I fully understand November is still a whole two months away, but for those of us who annually participate in National Novel Writing Month, we sometimes start planning as early as August. But today NaNoWriMo opened the site to be able to announce this year’s project, so I thought it was a good time to start talking about it!
I’m frankly a bit obsessed with this particular writing event. It is one of the things that really taught me about what kind of writer I am, as well as how I can improve. I’ve done NaNoWriMo every year since about 2013, and won some of those years, but admittedly not all of them.
Also, I’m generally somewhere between a “planner” and a “pantser”, which means I definitely do more planning than some people, but my outlines are generally pretty loose.
I’m still in the process of picking my project for this year. In the past, I generally begin writing an entirely new novel on November 1st, in the hopes I can write 50,000 words by the end of the month on it. I’m considering doing something different this year, which is why I’m hesitant to declare my project just yet.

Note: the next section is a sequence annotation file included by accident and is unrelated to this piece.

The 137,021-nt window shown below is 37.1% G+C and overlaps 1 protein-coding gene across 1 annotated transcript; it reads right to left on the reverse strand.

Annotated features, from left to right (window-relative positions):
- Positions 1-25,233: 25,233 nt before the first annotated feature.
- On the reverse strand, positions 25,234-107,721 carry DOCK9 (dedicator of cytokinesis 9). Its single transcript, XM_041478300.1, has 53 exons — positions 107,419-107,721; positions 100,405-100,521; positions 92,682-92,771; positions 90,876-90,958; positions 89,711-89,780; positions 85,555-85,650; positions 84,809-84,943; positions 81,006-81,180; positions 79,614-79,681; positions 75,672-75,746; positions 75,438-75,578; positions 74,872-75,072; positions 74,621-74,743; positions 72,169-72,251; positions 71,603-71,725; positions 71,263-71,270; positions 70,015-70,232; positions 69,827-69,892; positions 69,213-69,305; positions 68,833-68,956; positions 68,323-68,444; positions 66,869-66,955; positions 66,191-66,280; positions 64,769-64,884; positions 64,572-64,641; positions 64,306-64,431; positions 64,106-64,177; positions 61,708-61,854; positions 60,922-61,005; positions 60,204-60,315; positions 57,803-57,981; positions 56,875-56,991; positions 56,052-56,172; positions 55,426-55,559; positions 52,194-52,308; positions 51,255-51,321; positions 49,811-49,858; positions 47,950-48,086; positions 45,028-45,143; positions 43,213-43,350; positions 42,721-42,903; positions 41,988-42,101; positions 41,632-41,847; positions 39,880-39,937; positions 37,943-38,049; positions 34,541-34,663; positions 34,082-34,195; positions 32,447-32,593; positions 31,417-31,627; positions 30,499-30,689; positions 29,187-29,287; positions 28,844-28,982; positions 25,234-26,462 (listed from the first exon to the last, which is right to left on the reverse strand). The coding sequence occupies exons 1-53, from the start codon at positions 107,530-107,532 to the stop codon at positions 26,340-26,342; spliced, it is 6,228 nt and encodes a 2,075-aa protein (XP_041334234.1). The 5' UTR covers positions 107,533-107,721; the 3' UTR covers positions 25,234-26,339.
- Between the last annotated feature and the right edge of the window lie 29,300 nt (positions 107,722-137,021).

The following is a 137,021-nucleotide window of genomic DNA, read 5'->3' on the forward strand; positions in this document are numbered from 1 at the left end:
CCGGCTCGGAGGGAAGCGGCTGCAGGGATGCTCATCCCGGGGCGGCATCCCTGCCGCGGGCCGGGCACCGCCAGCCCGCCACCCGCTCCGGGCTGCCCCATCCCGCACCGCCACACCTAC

When I first began participating in NaNo, I thought you were required to start a NEW book every time. But as long as you write 50,000 NEW WORDS on an older project, you’re perfectly within your rights to do that as well. If you put in the work, it doesn’t matter that you had previously worked on the novel. So when you’re picking what novel to work on, don’t shy away from adding to that old manuscript that’s been sitting dormant for a while, waiting for the right push to get it going. Or, feel free to spread your creative wings on a brand new story.
This is my first year doing NaNoWriMo while I wasn’t also in school. I just graduated from graduate school, I’m newly married, and though I’m still working a part-time job, I have more time than I have in years. This certainly doesn’t guarantee me success, since I still have to budget my time well and properly prepare my novel. Either way, hopefully my success (or failure) can offer a little edification. Just because I know a lot of tips and tricks to succeed even when under a serious time deficit doesn’t mean I hit that 50,000 words every year and that’s okay.
A crucial thing to remember is this: every word you write during NaNoWriMo is one word more than you had before, so none of it is ever a loss or a failure. If you’re writing, it’s always a success.
As it gets closer to NaNoWriMo, I’ll continue to post more about the process, advice for participating in this particular writing event, and hopefully encourage you to finally write that project you’ve been thinking about! Whether you do NaNoWriMo every year or if its your first year attempting it, I strongly encourage doing NaNo!